I think the other point, which has been made several times already, but really is so exciting it’s worth emphasizing again, is that as an academic, if I published a paper, you know, ten of my colleagues, 20 of my colleagues email me and say,
“Hey, Chris, that was a really neat algorithm, and really neat paper there.”
I would get a real buzz from that. That’s very exciting. But now I have the opportunity not to have 10 or 20 people say,
“That was a nice piece of research,”
but to have 100 million people use my research on a daily basis. And that’s immensely exciting as a researcher. And, for me, that’s just one of those powerful magnets for working at Microsoft.
I say this from the heart, not because I’m here to say it, but I really feel and believe this, that as a research scientist, I can’t think of anywhere in the world I’d rather work than Microsoft Research, because it combines the full spectrum from basic research to applications, theres freedom, there’s resource, there’s opportunity, and we’ve really hired some very, very smart people.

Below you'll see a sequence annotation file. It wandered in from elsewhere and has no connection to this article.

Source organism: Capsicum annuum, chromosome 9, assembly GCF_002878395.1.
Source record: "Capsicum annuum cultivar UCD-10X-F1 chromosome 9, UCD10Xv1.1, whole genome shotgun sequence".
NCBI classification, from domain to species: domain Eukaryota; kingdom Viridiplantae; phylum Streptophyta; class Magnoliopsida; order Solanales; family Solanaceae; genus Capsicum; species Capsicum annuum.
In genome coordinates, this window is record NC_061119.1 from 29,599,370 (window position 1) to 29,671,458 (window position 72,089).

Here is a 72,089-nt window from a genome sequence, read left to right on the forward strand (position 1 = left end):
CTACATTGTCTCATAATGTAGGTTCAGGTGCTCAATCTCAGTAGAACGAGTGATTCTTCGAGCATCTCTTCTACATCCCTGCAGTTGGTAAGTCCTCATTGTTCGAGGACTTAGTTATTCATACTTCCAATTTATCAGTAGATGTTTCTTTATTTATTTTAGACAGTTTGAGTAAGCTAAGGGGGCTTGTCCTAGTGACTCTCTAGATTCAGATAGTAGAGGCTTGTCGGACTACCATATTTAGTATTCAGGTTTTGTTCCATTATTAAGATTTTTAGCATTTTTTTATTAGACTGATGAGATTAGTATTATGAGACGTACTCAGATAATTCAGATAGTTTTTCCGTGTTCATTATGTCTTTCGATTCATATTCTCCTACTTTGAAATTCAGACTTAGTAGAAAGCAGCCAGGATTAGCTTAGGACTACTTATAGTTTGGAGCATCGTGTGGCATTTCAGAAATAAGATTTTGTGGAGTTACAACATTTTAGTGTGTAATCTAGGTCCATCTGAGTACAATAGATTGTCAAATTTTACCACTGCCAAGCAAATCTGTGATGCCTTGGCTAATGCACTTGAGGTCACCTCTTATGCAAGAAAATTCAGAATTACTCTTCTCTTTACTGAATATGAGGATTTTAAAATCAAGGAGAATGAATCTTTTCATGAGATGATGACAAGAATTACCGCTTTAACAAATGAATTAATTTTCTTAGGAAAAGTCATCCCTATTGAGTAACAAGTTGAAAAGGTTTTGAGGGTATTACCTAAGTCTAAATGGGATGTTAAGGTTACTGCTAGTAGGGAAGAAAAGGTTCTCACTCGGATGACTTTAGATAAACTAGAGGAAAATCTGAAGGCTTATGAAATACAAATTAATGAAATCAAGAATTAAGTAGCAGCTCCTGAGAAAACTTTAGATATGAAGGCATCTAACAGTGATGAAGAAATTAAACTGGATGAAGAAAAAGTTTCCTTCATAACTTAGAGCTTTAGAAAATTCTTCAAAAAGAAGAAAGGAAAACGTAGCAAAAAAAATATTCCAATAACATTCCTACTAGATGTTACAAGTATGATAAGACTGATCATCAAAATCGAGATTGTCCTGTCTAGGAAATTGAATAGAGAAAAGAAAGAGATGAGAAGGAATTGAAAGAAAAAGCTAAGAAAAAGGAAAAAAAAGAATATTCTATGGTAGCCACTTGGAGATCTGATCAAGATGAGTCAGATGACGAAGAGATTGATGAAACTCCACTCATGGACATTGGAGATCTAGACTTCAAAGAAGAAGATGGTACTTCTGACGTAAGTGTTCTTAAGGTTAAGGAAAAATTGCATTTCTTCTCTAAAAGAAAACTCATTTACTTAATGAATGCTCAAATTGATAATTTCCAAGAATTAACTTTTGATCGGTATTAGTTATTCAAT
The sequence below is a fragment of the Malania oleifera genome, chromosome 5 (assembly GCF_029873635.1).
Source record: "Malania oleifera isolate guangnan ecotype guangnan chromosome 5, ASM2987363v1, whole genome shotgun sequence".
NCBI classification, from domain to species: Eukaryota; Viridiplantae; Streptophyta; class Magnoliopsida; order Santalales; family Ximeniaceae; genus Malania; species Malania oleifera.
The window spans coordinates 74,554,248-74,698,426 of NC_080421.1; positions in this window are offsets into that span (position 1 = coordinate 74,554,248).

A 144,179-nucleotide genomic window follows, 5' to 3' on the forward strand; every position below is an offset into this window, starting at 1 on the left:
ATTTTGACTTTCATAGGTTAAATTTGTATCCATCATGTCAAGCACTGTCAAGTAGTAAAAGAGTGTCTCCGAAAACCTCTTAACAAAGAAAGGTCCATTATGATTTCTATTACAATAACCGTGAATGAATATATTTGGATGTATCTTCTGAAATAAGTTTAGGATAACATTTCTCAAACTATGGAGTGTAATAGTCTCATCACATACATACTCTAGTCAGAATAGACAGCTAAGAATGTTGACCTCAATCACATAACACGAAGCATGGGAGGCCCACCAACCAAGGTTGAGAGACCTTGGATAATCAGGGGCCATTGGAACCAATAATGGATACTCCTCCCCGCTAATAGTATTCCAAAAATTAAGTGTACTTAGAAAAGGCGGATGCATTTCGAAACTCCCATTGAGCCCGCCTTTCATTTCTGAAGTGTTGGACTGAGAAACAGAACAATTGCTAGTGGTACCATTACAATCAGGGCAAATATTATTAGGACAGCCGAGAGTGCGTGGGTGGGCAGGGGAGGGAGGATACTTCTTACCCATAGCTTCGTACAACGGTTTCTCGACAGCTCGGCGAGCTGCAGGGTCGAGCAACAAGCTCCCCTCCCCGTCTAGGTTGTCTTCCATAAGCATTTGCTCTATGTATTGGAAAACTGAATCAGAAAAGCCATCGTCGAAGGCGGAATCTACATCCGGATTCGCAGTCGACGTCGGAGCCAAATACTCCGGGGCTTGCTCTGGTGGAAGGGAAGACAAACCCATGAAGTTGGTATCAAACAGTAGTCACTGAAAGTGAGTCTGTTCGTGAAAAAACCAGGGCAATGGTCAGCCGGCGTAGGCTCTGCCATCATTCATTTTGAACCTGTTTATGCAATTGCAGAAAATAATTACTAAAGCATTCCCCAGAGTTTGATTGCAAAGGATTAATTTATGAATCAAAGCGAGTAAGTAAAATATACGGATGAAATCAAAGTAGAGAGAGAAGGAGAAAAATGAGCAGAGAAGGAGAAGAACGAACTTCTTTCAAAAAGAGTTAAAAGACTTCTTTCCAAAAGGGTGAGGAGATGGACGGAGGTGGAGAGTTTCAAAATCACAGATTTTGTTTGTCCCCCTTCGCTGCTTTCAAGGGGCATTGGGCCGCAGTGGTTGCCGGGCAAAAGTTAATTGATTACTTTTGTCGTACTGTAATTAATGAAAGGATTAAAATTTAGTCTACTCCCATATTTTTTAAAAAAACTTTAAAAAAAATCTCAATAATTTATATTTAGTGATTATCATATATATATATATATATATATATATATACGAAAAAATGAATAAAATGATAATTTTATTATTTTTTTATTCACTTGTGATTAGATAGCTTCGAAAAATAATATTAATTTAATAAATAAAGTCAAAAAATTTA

I continue my academic links, I have a research chair at the University of Edinburgh, I’m a fellow at one of the colleges in Cambridge, I have Ph.D. students, I even do a little bit of teaching in computer science courses in Cambridge. So I’ve sort of kept my foot in both camps. But, really the environment of working within Microsoft Research I think is really unparalleled, unprecedented. It really is just an ideal environment in which to do great research. I sometimes say the only disadvantage of being a researcher at Microsoft, the one thing that we don’t have is an excuse for not succeeding.